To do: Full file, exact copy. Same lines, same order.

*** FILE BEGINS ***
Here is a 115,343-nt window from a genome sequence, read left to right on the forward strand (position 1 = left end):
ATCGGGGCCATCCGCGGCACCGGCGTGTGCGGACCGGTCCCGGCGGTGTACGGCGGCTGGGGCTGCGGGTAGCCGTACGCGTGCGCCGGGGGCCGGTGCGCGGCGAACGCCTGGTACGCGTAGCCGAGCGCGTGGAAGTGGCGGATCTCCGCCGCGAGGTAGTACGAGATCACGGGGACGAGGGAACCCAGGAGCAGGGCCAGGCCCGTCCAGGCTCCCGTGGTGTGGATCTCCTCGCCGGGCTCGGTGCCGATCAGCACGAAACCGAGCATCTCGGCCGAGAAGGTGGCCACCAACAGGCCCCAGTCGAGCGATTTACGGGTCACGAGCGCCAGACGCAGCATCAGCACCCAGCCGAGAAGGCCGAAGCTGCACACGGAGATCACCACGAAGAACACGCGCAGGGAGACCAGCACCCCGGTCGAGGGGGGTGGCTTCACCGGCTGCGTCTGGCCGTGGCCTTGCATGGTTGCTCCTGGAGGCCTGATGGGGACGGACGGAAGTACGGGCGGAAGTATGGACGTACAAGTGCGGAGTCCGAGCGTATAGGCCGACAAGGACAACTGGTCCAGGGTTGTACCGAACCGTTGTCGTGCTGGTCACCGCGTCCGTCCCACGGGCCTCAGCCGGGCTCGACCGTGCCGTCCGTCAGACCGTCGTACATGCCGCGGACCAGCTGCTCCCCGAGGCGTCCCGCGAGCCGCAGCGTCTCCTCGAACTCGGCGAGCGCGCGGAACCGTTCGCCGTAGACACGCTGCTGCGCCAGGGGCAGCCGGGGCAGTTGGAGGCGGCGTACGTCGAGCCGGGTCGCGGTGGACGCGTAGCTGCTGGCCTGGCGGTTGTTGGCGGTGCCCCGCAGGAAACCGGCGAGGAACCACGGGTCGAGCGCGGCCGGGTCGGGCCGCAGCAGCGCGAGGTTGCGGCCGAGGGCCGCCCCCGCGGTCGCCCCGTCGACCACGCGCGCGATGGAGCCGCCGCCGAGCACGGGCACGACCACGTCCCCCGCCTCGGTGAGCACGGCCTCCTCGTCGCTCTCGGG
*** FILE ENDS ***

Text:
Here is a 115,343-nt window from a genome sequence, read left to right on the forward strand (position 1 = left end):
ATCGGGGCCATCCGCGGCACCGGCGTGTGCGGACCGGTCCCGGCGGTGTACGGCGGCTGGGGCTGCGGGTAGCCGTACGCGTGCGCCGGGGGCCGGTGCGCGGCGAACGCCTGGTACGCGTAGCCGAGCGCGTGGAAGTGGCGGATCTCCGCCGCGAGGTAGTACGAGATCACGGGGACGAGGGAACCCAGGAGCAGGGCCAGGCCCGTCCAGGCTCCCGTGGTGTGGATCTCCTCGCCGGGCTCGGTGCCGATCAGCACGAAACCGAGCATCTCGGCCGAGAAGGTGGCCACCAACAGGCCCCAGTCGAGCGATTTACGGGTCACGAGCGCCAGACGCAGCATCAGCACCCAGCCGAGAAGGCCGAAGCTGCACACGGAGATCACCACGAAGAACACGCGCAGGGAGACCAGCACCCCGGTCGAGGGGGGTGGCTTCACCGGCTGCGTCTGGCCGTGGCCTTGCATGGTTGCTCCTGGAGGCCTGATGGGGACGGACGGAAGTACGGGCGGAAGTATGGACGTACAAGTGCGGAGTCCGAGCGTATAGGCCGACAAGGACAACTGGTCCAGGGTTGTACCGAACCGTTGTCGTGCTGGTCACCGCGTCCGTCCCACGGGCCTCAGCCGGGCTCGACCGTGCCGTCCGTCAGACCGTCGTACATGCCGCGGACCAGCTGCTCCCCGAGGCGTCCCGCGAGCCGCAGCGTCTCCTCGAACTCGGCGAGCGCGCGGAACCGTTCGCCGTAGACACGCTGCTGCGCCAGGGGCAGCCGGGGCAGTTGGAGGCGGCGTACGTCGAGCCGGGTCGCGGTGGACGCGTAGCTGCTGGCCTGGCGGTTGTTGGCGGTGCCCCGCAGGAAACCGGCGAGGAACCACGGGTCGAGCGCGGCCGGGTCGGGCCGCAGCAGCGCGAGGTTGCGGCCGAGGGCCGCCCCCGCGGTCGCCCCGTCGACCACGCGCGCGATGGAGCCGCCGCCGAGCACGGGCACGACCACGTCCCCCGCCTCGGTGAGCACGGCCTCCTCGTCGCTCTCGGG